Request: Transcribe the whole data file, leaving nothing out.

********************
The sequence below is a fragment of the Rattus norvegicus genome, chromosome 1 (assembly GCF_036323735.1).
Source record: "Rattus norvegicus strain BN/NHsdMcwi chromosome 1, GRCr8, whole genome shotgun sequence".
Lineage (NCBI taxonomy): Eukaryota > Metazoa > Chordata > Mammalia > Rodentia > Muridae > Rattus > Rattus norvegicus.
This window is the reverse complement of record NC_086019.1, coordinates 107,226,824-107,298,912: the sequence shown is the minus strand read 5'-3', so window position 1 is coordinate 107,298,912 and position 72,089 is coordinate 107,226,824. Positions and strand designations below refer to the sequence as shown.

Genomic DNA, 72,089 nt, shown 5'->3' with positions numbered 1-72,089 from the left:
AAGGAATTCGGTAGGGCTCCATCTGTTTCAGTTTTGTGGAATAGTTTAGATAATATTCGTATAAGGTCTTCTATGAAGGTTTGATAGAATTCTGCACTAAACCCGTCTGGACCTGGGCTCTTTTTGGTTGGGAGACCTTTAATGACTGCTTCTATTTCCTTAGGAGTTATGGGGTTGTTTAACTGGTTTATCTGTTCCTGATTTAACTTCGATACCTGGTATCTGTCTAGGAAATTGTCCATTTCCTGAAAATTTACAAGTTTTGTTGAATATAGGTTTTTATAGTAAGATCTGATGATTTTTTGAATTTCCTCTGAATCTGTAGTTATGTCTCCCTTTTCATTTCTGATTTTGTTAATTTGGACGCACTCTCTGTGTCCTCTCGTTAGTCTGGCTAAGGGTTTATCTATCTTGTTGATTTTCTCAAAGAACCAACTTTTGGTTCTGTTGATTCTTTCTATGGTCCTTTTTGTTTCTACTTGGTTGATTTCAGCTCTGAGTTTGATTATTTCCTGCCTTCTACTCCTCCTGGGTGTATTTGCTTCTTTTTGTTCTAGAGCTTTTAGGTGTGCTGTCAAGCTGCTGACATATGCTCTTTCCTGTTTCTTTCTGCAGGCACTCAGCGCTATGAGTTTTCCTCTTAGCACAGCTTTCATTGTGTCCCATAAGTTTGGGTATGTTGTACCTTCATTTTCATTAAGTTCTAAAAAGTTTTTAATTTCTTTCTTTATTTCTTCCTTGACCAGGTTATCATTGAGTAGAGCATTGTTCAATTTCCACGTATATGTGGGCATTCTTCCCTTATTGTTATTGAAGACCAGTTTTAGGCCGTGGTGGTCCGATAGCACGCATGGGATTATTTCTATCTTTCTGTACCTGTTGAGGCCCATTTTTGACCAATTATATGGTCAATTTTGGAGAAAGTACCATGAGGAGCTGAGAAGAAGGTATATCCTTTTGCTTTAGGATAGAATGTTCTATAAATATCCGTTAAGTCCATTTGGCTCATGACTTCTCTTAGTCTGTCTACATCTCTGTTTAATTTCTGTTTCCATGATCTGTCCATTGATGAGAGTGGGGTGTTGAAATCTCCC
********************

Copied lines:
The sequence below is a fragment of the Rattus norvegicus genome, chromosome 1 (assembly GCF_036323735.1).
Source record: "Rattus norvegicus strain BN/NHsdMcwi chromosome 1, GRCr8, whole genome shotgun sequence".
Lineage (NCBI taxonomy): Eukaryota > Metazoa > Chordata > Mammalia > Rodentia > Muridae > Rattus > Rattus norvegicus.
This window is the reverse complement of record NC_086019.1, coordinates 107,226,824-107,298,912: the sequence shown is the minus strand read 5'-3', so window position 1 is coordinate 107,298,912 and position 72,089 is coordinate 107,226,824. Positions and strand designations below refer to the sequence as shown.

Genomic DNA, 72,089 nt, shown 5'->3' with positions numbered 1-72,089 from the left:
AAGGAATTCGGTAGGGCTCCATCTGTTTCAGTTTTGTGGAATAGTTTAGATAATATTCGTATAAGGTCTTCTATGAAGGTTTGATAGAATTCTGCACTAAACCCGTCTGGACCTGGGCTCTTTTTGGTTGGGAGACCTTTAATGACTGCTTCTATTTCCTTAGGAGTTATGGGGTTGTTTAACTGGTTTATCTGTTCCTGATTTAACTTCGATACCTGGTATCTGTCTAGGAAATTGTCCATTTCCTGAAAATTTACAAGTTTTGTTGAATATAGGTTTTTATAGTAAGATCTGATGATTTTTTGAATTTCCTCTGAATCTGTAGTTATGTCTCCCTTTTCATTTCTGATTTTGTTAATTTGGACGCACTCTCTGTGTCCTCTCGTTAGTCTGGCTAAGGGTTTATCTATCTTGTTGATTTTCTCAAAGAACCAACTTTTGGTTCTGTTGATTCTTTCTATGGTCCTTTTTGTTTCTACTTGGTTGATTTCAGCTCTGAGTTTGATTATTTCCTGCCTTCTACTCCTCCTGGGTGTATTTGCTTCTTTTTGTTCTAGAGCTTTTAGGTGTGCTGTCAAGCTGCTGACATATGCTCTTTCCTGTTTCTTTCTGCAGGCACTCAGCGCTATGAGTTTTCCTCTTAGCACAGCTTTCATTGTGTCCCATAAGTTTGGGTATGTTGTACCTTCATTTTCATTAAGTTCTAAAAAGTTTTTAATTTCTTTCTTTATTTCTTCCTTGACCAGGTTATCATTGAGTAGAGCATTGTTCAATTTCCACGTATATGTGGGCATTCTTCCCTTATTGTTATTGAAGACCAGTTTTAGGCCGTGGTGGTCCGATAGCACGCATGGGATTATTTCTATCTTTCTGTACCTGTTGAGGCCCATTTTTGACCAATTATATGGTCAATTTTGGAGAAAGTACCATGAGGAGCTGAGAAGAAGGTATATCCTTTTGCTTTAGGATAGAATGTTCTATAAATATCCGTTAAGTCCATTTGGCTCATGACTTCTCTTAGTCTGTCTACATCTCTGTTTAATTTCTGTTTCCATGATCTGTCCATTGATGAGAGTGGGGTGTTGAAATCTCCC